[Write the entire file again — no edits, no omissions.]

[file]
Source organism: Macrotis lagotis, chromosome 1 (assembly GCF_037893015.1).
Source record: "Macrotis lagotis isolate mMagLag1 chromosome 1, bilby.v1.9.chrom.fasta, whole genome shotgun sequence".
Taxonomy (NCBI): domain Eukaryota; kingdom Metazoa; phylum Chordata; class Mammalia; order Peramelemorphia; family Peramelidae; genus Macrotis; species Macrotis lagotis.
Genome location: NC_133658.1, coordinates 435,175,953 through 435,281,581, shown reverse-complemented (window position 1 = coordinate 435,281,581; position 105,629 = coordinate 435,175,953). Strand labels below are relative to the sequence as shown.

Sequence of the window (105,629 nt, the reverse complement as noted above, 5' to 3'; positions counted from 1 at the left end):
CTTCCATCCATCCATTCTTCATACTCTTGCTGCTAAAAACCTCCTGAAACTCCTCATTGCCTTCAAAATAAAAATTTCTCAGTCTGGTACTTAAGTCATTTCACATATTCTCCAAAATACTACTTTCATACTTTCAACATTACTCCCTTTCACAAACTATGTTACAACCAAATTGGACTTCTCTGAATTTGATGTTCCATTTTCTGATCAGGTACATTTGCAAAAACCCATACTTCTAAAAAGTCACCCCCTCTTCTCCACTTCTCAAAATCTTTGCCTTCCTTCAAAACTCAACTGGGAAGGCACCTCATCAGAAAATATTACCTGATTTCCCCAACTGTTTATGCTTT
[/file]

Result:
Source organism: Macrotis lagotis, chromosome 1 (assembly GCF_037893015.1).
Source record: "Macrotis lagotis isolate mMagLag1 chromosome 1, bilby.v1.9.chrom.fasta, whole genome shotgun sequence".
Taxonomy (NCBI): domain Eukaryota; kingdom Metazoa; phylum Chordata; class Mammalia; order Peramelemorphia; family Peramelidae; genus Macrotis; species Macrotis lagotis.
Genome location: NC_133658.1, coordinates 435,175,953 through 435,281,581, shown reverse-complemented (window position 1 = coordinate 435,281,581; position 105,629 = coordinate 435,175,953). Strand labels below are relative to the sequence as shown.

Sequence of the window (105,629 nt, the reverse complement as noted above, 5' to 3'; positions counted from 1 at the left end):
CTTCCATCCATCCATTCTTCATACTCTTGCTGCTAAAAACCTCCTGAAACTCCTCATTGCCTTCAAAATAAAAATTTCTCAGTCTGGTACTTAAGTCATTTCACATATTCTCCAAAATACTACTTTCATACTTTCAACATTACTCCCTTTCACAAACTATGTTACAACCAAATTGGACTTCTCTGAATTTGATGTTCCATTTTCTGATCAGGTACATTTGCAAAAACCCATACTTCTAAAAAGTCACCCCCTCTTCTCCACTTCTCAAAATCTTTGCCTTCCTTCAAAACTCAACTGGGAAGGCACCTCATCAGAAAATATTACCTGATTTCCCCAACTGTTTATGCTTT